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Serbian natural gas pipeline expansion on track as approvals begin to land

Highlights

Gazprom venture receiving permits from authorities

Bulgaria-Serbia-Hungary emerges as TurkStream extension

Bulgartransgaz suspends own expansion tendering process

London — Serbia's Gastrans -- a majority Gazprom-owned special purpose vehicle -- has begun winning approvals for the construction of a 403 km pipeline in Serbia designed to flow natural gas carried by the TurkStream pipeline from Russia further into southeastern Europe.

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Gastrans, 51% owned by a fully-owned Gazprom subsidiary and 49% by Serbian gas company Srbijagas, was set up to implement the project to expand Serbia's gas network to carry some 11 Bcm/year of Russian gas from the border with Bulgaria to the border with Hungary.

Gazprom CEO Alexei Miller met Serbian President Alexander Vucic in Belgrade this week with the pipeline project at the top of the agenda, Gazprom said in a statement.

"Special attention at the meeting was paid to the implementation of this project for the construction of a gas transmission infrastructure in Serbia," it said.

"It was noted that the project company Gastrans is currently receiving permits from the relevant authorities of the country to start the project."

SERBIA ROUTE

Gazprom delivered 2.15 Bcm to Serbia in 2018 via the traditional import route through Ukraine and Hungary.

However, once the current 10-year gas transit deal between Gazprom and Ukraine's Naftogaz expires at the end of this year, the Russian company is keen to supply customers instead via the second 15.75 Bcm/year leg of TurkStream.

Gastrans is set to take a final investment decision on the new pipeline by the start of March, according to senior Serbian gas officials.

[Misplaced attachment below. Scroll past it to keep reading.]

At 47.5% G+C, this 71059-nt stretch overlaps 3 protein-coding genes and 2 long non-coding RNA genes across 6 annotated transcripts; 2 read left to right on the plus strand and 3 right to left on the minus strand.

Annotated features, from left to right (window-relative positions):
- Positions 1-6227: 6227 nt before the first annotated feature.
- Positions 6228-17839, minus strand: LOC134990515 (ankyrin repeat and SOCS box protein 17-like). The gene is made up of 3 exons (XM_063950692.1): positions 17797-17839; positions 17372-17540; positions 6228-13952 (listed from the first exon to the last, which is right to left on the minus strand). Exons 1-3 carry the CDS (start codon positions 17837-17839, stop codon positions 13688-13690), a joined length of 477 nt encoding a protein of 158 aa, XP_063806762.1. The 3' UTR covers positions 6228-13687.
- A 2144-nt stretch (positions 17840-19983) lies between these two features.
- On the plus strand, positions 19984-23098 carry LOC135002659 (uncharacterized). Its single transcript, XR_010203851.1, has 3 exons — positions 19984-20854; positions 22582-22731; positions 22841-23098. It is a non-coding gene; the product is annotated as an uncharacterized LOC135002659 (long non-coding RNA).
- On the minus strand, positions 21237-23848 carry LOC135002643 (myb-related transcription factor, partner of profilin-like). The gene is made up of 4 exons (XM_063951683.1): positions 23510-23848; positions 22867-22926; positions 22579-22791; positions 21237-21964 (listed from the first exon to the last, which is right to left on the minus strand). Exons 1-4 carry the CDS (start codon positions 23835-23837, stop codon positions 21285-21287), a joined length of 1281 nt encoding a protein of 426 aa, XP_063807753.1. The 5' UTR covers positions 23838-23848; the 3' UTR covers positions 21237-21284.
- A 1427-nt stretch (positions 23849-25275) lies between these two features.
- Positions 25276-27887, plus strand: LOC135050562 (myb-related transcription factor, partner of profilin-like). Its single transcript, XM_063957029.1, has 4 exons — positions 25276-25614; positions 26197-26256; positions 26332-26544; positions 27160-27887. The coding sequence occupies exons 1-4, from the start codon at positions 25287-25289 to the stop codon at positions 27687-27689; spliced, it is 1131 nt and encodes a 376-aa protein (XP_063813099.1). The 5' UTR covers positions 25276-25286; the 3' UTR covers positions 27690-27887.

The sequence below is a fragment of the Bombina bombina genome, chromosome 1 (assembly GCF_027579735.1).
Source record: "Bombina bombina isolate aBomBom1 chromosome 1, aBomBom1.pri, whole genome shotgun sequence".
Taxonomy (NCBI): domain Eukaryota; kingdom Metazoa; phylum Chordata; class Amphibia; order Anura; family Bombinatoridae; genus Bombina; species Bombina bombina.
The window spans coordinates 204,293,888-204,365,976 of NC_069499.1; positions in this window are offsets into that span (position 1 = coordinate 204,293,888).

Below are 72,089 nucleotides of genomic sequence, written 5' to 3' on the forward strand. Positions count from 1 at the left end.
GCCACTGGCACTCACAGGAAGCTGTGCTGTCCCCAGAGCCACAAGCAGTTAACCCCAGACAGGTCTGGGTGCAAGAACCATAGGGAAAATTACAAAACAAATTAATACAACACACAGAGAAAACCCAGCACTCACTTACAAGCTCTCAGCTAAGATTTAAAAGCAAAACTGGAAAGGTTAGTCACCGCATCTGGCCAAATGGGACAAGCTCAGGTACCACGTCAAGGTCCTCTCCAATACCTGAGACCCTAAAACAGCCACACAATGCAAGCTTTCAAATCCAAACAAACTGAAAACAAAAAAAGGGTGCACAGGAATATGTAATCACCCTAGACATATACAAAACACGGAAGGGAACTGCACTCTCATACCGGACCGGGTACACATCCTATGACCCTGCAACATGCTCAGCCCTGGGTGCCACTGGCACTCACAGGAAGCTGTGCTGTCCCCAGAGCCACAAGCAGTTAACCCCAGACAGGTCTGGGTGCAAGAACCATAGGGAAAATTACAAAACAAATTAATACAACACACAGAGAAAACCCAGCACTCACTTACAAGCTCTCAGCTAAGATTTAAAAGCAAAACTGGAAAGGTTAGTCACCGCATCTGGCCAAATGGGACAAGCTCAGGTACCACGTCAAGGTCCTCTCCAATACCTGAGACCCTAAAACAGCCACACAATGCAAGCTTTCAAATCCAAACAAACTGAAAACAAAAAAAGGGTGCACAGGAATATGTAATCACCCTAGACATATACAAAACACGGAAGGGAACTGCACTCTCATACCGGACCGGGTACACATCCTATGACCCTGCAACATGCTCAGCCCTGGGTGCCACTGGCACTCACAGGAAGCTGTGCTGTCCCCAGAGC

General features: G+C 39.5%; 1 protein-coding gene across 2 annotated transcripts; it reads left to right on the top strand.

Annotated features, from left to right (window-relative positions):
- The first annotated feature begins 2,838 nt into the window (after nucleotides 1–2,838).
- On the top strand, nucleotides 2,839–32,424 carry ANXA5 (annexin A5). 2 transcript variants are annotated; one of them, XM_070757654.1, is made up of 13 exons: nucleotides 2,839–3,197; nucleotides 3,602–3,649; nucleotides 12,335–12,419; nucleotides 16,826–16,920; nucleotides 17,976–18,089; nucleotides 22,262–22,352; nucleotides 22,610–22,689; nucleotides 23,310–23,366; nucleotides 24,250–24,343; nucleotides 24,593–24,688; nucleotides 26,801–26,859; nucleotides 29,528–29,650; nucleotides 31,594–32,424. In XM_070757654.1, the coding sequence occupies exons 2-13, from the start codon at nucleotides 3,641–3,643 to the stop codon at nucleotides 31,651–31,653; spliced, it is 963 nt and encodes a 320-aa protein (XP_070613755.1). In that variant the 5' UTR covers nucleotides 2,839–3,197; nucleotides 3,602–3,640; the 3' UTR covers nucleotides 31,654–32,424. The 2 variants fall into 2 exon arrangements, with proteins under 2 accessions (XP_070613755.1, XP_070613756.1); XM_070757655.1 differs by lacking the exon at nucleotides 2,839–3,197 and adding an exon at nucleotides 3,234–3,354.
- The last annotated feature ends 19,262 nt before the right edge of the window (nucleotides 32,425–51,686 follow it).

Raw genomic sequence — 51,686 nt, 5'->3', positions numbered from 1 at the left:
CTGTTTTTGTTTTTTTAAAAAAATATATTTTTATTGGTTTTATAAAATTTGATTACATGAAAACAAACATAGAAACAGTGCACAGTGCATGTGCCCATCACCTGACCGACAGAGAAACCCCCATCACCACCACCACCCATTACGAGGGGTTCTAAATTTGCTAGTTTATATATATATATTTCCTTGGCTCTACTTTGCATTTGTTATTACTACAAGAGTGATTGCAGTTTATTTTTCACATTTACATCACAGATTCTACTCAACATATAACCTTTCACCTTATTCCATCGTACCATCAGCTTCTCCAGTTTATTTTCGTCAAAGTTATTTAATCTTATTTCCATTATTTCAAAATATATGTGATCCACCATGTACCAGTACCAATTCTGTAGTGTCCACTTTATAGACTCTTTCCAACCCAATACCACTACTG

It followed a decision last month by Bulgaria's state-owned TSO Bulgartransgaz to take FID on the $1.6 billion expansion of its grid network to accommodate flows via TurkStream.

The moves in Bulgaria and Serbia almost certainly mean the TurkStream route into Europe will comprise flows via Bulgaria and Serbia into Hungary and ultimately to the Baumgarten hub in Austria.

The other 15.75 Bcm/year string of TurkStream -- also due online by the end of 2019 -- will serve the Turkish domestic market, replacing volumes sent currently via Ukraine.

BULGARIA SNAG

However, the expansion of the Bulgarian network has hit a snag after project operator Bulgartransgaz suspended the tender for the construction of a new east-west pipeline in the country.

The tender to select the project contractor was 'temporarily' halted after an appeal against the process by Bulgarian power plant equipment maintenance and repair services company Atomenergoremont.

According to Bulgartransgaz, the appeal included a request that the tender process be suspended ahead of a decision by the Bulgarian competition commission.

"The contracting authority will suspend all actions until the entry into force of a decision rejecting the request for a provisional measure or a decision on the appeal," it said.

The appeal could delay construction of the pipeline in Bulgaria, meaning that if TurkStream comes online on schedule by the end of 2019, it may not have an outlet for on-flow into southeastern Europe until later in 2020.

-- Stuart Elliott, stuart.elliott@spglobal.com

-- Edited by Dan Lalor, newsdesk@spglobal.com